Veteran teacher Michael Templeton is holding up one half of a bright yellow squash so a small group of second graders can see the seeds.
The students crowd around a picnic table piled high with fresh-picked vegetables. There are baskets of bright red tomatoes, small purple potatoes and squash of many different colors, shapes and sizes. The north Minneapolis Loring Elementary School students have come to the garden to practice what they learned, not in science class but in math -- about how to estimate.
"How many groups of 10 do you see? Two groups of 10? That's only the part that you see on top, but what if you cut it more? Would you see more seeds inside? I think you would," says Templeton, who is leading a teacher training program at the school to develop a whole range of new curricula centered around the garden.
He says having a place for students to put what they learn into action is invaluable.
"It's important because for any kind of learning for children it has to be relevant for them, it has to be meaningful," says Templeton. "If they are looking in the garden, they are playing in it, they are exploring and discovering new things in there and they take some kind of ownership in it, and then we pull a math lesson into that then they've already been hooked."
The school has a diverse population of about 350 students. About 80 percent receive free and reduced-price lunches.
Principal Jane Thompson says that for many of the students, the garden is their first exposure to the idea that food comes out of the ground, not just out of a box.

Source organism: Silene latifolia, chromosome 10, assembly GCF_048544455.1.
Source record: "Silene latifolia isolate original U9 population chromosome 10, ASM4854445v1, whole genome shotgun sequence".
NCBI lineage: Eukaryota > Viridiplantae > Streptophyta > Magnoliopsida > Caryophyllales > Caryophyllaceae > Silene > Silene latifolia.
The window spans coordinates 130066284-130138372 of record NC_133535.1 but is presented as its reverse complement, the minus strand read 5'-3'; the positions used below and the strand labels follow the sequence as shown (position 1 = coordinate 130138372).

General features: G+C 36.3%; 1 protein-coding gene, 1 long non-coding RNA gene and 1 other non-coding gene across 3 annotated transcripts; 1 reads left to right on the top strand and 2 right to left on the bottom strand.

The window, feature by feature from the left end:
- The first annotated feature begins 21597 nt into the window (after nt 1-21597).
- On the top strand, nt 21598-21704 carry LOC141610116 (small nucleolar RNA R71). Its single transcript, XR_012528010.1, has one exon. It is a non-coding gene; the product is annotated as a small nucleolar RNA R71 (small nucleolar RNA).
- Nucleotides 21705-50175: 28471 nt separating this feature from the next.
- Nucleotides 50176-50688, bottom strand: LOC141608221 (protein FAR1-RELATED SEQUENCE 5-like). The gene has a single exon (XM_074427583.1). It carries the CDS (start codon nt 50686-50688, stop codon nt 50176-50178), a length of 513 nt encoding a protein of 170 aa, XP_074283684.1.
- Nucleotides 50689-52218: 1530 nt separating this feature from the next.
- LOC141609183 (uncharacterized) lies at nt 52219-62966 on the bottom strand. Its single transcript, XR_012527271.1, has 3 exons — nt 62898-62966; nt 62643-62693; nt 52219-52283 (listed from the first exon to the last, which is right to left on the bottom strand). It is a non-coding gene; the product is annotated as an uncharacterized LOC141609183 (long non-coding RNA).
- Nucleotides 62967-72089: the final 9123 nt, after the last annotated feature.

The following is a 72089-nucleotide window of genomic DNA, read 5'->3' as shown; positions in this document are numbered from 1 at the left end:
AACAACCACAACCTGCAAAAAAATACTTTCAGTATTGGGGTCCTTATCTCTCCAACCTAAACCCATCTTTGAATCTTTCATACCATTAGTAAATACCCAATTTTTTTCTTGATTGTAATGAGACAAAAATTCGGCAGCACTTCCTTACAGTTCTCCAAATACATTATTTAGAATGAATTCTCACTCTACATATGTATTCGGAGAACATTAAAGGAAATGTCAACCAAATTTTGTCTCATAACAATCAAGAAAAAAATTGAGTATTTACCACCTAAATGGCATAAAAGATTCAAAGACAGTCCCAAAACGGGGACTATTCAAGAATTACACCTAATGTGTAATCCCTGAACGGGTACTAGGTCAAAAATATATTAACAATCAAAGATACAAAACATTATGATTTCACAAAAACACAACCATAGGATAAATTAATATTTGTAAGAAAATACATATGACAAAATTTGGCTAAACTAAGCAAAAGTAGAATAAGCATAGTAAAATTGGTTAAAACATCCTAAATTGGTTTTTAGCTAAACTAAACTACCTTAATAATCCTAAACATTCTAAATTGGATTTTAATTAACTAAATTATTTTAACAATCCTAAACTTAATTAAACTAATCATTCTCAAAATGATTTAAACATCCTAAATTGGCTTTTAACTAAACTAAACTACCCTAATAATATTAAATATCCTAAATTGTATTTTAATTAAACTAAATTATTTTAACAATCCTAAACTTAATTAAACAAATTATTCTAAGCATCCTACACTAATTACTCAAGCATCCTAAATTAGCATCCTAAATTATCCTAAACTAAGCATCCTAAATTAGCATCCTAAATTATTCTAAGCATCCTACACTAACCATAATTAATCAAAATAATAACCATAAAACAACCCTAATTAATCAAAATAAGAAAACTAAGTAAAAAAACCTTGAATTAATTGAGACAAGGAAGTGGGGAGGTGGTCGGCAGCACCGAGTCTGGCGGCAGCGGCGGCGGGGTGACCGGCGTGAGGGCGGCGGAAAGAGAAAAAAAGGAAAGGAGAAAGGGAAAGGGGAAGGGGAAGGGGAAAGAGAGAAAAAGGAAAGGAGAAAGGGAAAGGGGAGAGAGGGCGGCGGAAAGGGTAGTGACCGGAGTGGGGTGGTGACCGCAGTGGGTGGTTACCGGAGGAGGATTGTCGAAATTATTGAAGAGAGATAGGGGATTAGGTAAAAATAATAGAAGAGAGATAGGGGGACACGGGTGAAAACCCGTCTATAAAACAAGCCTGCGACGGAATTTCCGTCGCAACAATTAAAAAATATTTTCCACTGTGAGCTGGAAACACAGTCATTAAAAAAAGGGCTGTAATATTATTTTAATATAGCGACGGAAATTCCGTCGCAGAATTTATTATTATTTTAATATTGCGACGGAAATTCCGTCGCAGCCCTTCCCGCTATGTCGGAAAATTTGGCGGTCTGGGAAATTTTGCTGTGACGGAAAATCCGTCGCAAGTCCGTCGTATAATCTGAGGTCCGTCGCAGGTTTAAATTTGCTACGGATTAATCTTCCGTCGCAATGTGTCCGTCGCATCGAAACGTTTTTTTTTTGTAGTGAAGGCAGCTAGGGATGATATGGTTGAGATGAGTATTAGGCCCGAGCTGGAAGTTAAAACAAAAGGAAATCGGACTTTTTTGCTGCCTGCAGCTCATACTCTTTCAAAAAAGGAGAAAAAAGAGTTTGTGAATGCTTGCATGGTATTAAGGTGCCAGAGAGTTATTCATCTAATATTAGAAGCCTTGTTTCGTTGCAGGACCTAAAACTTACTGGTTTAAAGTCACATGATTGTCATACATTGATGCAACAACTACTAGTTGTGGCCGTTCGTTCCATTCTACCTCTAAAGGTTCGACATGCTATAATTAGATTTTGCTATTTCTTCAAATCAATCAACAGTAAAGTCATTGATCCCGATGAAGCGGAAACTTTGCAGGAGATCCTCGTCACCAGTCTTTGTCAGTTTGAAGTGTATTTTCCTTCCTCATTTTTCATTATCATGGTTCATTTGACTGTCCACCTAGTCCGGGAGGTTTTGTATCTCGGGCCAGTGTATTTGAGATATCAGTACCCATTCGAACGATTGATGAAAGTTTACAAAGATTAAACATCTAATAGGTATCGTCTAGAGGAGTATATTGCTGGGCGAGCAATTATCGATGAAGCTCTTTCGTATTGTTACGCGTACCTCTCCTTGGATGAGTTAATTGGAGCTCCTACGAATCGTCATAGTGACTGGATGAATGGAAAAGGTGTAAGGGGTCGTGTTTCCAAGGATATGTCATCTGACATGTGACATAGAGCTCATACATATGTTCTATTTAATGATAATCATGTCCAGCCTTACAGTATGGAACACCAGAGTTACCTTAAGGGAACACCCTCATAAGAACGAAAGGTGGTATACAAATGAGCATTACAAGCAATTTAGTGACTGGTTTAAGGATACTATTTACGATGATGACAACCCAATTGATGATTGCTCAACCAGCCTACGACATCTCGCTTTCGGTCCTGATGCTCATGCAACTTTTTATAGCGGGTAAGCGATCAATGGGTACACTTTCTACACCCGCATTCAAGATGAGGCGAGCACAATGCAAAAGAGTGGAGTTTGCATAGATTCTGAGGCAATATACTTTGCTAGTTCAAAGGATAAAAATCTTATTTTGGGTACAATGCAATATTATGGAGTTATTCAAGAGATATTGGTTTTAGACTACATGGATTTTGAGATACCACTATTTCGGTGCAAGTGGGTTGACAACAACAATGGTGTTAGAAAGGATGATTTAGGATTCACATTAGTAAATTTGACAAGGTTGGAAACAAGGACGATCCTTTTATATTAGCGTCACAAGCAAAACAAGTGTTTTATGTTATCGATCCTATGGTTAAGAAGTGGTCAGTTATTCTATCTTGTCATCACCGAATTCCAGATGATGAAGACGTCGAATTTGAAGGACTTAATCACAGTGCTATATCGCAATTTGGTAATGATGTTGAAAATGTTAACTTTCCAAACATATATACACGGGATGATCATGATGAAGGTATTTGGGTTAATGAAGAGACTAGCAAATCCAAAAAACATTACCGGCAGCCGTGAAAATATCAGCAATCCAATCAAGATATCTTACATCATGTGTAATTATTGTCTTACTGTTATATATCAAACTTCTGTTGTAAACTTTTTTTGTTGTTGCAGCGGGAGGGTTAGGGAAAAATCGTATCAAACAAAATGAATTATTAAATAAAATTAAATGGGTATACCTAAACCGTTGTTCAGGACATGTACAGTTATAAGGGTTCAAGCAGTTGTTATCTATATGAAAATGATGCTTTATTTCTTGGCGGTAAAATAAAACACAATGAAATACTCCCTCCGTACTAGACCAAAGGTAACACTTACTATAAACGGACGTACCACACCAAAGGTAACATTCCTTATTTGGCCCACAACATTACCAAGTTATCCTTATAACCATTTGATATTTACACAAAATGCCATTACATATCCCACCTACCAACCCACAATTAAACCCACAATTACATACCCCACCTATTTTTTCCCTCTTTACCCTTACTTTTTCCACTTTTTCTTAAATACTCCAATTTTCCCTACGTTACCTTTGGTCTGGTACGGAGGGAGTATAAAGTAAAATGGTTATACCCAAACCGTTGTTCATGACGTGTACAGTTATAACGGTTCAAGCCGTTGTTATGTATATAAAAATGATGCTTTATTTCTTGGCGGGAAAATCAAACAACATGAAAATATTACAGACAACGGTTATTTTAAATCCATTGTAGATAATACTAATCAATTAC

Second graders Eliana Branch and Kaylynn McMurtry put the benefits of using the garden as a classroom into their own words.
"I like when we get to eat the food and learn about the plants. I didn't know that bees pollinated," says Eliana.
"The bees just come from beehives to pollinate the plants," says Kaylynn.
"We have flowers and plants and apple trees," Eliana says.
This is the second full year with the garden in the schoolyard. In addition to math and science, the school is using it to teach cooking and social studies. Teachers use different kinds of vegetables from different parts of the world to help teach students about history and culture.
Joe Alfano, the elementary science coordinator for the Minneapolis public school system, says hands-on learning programs, like the one at Loring Elementary, help students meet state achievement standards.
"There is a huge set of standards around inquiry, and it definitely ties into all of that. It's a wonderful place to get kids going, and just get them observing and taking those observations and, 'What do you wonder about when you see this?' and having them start asking questions," says Alfano.
About 40 percent of Minnesota's science standard revolves around this kind of scientific inquiry.
Loring Elementary's garden was the brainchild of nearby resident Robin Krause. She and her sister lived on a farm where they grew wheat and corn and raised sheep. The experience of growing up around nature was something they wanted to share with the city kids in their neighborhood. That inspired them to start the garden.
After the estimation lesson outside, the group moves back to the classroom. Students look at a video screen showing pictures of seeds, and practice estimating how many they think are there.
School principal Jane Thompson says this symbiotic relationship between the garden and the classroom really helps kids connect with what they're taught. Thompson says the goal is to use the garden as an extension of the classroom for all subjects.
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